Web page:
I have become quite blasé about Black History Month over the last few years. It’s not that I don’t consider it important, but in reality, it’s not something we really own.

I believe that we as a people need to invest our time and energy learning about our various histories, beginning in Africa and then in the lands, or islands of the Diaspora where we were forced to emigrate. We need to acknowledge, understand and appreciate first and foremost, that there were a variety of cultures in Africa before the invasion of the Arabs and Europeans and that there are also a variety of cultures within Africa today. The same can be stated about the variety of cultures throughout the African Diaspora. 

Once we come to the realization that although we are not homogeneous in thought, beliefs, values and culture… and not fear but appreciate this… and focus on the fact that as African people we do have a shared experience, historical as well as contemporary that we can build a sense of unity upon, then I believe Black and African history will be significant to us. Then it won’t be just an Eurocentric based illusion to pacify the African/Black savages, a trinket given once a year, in the shortest and coldest month of the year, as a penance to sooth the European conscience. Then it will be something we own daily, as we educate and enlighten ourselves daily, as we educate and enlighten our sons and daughters daily, as we educate and enlighten our family and community daily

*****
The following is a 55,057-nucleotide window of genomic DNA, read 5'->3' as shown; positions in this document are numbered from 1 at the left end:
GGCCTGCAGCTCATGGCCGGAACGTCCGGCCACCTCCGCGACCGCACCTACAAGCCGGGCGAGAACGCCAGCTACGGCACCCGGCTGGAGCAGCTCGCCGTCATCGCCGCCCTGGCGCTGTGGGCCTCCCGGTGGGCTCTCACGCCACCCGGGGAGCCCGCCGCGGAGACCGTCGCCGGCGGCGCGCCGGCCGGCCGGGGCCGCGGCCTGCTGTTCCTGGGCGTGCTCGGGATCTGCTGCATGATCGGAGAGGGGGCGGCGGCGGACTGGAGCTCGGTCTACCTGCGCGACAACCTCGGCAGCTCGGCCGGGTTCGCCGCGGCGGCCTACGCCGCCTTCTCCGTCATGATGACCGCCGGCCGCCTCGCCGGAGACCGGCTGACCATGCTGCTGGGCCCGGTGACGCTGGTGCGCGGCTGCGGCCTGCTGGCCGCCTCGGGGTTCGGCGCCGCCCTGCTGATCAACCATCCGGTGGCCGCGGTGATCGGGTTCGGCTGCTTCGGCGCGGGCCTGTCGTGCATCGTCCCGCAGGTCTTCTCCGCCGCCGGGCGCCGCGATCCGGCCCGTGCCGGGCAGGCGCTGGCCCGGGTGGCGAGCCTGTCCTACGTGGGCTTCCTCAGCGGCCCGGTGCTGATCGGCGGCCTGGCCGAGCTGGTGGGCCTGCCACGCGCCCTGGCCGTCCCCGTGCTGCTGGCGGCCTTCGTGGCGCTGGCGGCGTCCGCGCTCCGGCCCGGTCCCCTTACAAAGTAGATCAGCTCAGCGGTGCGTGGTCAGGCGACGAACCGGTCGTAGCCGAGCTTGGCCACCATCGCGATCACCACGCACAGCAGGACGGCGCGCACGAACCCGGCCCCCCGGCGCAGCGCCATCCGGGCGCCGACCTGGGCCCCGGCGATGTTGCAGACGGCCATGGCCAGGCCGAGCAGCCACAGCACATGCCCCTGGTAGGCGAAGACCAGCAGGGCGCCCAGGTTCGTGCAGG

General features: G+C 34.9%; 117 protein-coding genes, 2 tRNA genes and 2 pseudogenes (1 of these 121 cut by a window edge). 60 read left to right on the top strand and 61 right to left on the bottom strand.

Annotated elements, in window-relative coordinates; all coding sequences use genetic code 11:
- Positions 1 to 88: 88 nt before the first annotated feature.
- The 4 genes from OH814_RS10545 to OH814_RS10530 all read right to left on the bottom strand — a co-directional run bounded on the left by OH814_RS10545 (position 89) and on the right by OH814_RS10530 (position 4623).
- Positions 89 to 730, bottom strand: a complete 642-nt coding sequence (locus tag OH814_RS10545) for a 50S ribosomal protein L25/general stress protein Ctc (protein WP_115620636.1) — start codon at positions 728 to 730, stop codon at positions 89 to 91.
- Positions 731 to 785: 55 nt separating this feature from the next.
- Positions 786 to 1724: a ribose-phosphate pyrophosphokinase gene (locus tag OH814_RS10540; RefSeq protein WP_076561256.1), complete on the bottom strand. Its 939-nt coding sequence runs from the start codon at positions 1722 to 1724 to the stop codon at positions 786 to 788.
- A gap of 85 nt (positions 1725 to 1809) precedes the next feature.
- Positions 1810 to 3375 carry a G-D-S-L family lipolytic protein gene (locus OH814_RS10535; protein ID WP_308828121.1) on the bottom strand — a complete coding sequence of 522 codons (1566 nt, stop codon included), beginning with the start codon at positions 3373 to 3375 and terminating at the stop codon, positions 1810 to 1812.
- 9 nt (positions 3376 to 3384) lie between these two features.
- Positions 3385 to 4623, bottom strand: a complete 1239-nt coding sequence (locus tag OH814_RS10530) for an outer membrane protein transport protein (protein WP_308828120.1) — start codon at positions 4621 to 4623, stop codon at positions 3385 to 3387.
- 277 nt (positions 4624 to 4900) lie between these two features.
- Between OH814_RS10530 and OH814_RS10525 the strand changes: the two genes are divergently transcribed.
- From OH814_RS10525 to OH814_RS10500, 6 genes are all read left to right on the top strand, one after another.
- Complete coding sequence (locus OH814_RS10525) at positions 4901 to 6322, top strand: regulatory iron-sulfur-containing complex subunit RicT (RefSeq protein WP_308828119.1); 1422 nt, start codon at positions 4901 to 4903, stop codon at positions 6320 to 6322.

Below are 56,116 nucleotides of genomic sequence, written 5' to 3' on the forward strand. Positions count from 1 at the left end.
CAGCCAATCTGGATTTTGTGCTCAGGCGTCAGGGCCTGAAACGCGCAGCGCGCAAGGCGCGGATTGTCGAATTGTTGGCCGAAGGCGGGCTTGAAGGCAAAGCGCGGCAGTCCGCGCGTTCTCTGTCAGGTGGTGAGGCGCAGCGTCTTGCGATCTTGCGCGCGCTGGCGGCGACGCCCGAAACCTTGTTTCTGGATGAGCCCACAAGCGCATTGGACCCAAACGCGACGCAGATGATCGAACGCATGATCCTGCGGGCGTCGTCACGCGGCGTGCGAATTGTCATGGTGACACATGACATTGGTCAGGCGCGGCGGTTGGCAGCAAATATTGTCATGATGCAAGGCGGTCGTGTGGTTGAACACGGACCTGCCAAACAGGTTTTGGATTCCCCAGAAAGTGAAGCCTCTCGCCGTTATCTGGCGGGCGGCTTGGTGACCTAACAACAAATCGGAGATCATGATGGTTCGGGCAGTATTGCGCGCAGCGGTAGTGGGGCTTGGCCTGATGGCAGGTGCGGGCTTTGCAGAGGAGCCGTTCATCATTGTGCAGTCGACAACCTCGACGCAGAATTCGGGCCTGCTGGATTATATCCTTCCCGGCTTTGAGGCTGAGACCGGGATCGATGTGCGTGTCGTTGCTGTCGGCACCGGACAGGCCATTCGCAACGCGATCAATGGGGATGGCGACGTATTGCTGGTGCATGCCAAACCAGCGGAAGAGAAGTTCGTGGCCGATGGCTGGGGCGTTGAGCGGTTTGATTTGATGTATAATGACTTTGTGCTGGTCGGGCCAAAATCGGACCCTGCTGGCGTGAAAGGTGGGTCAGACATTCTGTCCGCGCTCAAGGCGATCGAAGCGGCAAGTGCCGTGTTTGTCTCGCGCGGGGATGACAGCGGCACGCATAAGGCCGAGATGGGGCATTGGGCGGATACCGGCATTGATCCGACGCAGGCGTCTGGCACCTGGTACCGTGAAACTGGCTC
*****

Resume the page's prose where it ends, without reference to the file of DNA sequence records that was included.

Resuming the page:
It is in this spirit that I share these articles by John Henrik Clarke with you entitled, “The African’s Influence in the New World”. It’s a lecture he gave in London England in 1986. It is presented in a 3 part series in the African Executive webzine.  

The African’s Influence in the New World Part 1
The African’s Influence in the New World Part 2

The African’s Influence in the New World Part 3

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